It's easier said than done, but try not to concentrate on your breathing. Just breathe slowly and regularly and the machine should follow your lead. Having said that, I see that you have the Philips ASV - this requires a bit more setting up than the Resmed. It's important to have your machine set up properly for you, with the correct backup rate, triggers and so forth. I know from experience that an incorrectly set up Philips ASV will not be conducive to good sleep. Once you have all these settings dialled in, the machine should follow your lead and you won't be aware of your breathing any more. (Apart from the fact that this needs doing, I don't know the particulars. Maybe a member with Philips ASV experience will chime in).

The Resmed machines do all this in software. It has been described as a "one size fits all" but I prefer to think of it as the machine optimising itself to suit each individual.
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can not make suggestions regarding the ASV without knowing your settings, etc. BUT let's start with just 2 lifestyle suggestions:
Caffeine - aim for none after 2 in the afternoon. So no coffee/tea/soda with caffeine after 2. Even Decaf has caffeine, but as you work towards this, go ahead with decaf after 2, but none after say 8pm. A trick I used was to use my coffee mug at my desk, but full of water. Part of what we do is tactile muscle habit, not just chemical. DO NOT stop coffee cold turkey, you will get headaches - taper it off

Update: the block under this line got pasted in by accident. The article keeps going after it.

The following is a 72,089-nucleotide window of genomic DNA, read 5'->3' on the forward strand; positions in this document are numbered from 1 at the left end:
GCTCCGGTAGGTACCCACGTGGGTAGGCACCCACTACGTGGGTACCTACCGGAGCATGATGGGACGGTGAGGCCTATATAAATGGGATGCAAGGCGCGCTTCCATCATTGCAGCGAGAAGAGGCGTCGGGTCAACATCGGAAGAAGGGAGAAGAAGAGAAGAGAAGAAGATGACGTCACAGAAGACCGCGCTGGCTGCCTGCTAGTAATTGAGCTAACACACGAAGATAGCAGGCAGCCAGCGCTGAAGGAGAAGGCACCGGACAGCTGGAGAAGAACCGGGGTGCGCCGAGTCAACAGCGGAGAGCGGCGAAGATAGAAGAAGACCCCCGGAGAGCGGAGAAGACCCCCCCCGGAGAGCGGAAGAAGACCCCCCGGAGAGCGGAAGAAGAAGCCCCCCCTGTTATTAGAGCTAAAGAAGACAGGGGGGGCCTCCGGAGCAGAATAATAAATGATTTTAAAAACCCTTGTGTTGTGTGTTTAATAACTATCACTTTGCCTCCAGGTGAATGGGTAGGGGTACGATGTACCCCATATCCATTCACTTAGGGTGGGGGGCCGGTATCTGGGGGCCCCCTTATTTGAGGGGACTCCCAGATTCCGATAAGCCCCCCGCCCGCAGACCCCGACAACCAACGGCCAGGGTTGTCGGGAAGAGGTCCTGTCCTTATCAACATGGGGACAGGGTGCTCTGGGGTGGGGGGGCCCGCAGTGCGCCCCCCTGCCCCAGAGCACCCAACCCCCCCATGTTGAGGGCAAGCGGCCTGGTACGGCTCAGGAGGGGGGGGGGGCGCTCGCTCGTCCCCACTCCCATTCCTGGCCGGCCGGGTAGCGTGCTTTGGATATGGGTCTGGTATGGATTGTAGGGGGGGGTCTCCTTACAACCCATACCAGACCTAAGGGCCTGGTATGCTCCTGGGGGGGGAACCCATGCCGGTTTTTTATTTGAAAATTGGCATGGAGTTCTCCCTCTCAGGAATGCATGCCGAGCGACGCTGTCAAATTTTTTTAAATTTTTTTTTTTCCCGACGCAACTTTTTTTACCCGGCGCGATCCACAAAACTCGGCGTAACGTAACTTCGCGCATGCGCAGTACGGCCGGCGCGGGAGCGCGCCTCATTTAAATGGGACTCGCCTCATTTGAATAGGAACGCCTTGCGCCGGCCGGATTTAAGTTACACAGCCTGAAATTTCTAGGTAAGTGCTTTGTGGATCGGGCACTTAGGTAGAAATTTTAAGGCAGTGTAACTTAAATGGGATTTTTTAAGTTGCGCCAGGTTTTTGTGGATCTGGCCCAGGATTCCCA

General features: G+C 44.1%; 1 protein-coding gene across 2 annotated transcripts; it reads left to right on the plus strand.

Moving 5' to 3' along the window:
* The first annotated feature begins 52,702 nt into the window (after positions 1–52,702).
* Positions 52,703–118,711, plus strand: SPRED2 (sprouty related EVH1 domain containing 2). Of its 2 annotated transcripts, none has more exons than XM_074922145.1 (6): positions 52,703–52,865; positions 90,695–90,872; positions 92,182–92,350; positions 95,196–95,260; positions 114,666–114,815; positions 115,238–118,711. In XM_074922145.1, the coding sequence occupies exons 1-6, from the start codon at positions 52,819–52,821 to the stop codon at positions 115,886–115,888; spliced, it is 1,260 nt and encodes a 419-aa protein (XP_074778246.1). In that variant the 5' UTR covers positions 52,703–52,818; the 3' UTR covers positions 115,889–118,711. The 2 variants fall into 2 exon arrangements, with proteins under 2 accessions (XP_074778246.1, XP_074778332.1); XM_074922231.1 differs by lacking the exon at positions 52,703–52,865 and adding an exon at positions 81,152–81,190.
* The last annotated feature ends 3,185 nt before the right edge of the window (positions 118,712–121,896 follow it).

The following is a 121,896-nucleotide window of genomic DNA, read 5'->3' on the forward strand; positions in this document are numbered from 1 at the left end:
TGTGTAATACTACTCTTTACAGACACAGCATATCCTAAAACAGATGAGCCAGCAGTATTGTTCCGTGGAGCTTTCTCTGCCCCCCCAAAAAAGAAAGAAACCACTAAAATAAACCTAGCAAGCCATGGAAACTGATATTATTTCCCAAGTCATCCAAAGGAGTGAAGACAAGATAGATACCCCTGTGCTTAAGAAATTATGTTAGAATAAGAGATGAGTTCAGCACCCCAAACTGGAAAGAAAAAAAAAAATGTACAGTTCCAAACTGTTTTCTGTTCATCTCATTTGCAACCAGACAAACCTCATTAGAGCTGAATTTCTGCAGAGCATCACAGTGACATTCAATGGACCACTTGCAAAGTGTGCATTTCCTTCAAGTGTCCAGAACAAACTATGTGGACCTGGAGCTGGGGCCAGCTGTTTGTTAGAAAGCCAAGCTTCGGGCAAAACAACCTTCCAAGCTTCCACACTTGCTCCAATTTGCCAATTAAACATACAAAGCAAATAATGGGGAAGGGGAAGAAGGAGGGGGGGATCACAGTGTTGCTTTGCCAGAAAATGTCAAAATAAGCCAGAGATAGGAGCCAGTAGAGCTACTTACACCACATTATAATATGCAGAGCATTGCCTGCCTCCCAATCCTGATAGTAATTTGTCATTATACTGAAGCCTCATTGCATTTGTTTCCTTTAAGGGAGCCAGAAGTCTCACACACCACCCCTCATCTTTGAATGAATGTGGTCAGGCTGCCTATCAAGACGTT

Alcohol - are you a wine or spirit drinker? I am both and love my single malt scotch and my wines with dinner. Believe it or not, wine (for sleep interruption) can be a double whammie. First, the Alcohol for both is a depressant initially that affects breathing, though it relaxes. Then it wears off. With the wine you also have a much higher sugar content, and so when your body starts to burn that it gives you a kick. (think about the joke about the drunk that drinks a lot of coffee - you now have an awake drunk - sugar does the same) SO - everybody is different, but moderation is a key and I was pleasantly surprised that one scotch before dinner nursed along didn't make me feel deprived or unsocial, and have a glass of wine with dinner (if early) but not a bottle or late.
MACHINE - can you tell us your settings. Interested in not just the EPAP/IPAP/PS #s - but are you in auto or timed for BPM and the EPR# as they have a great deal to do with comfort levels.
Hang in - it gets better!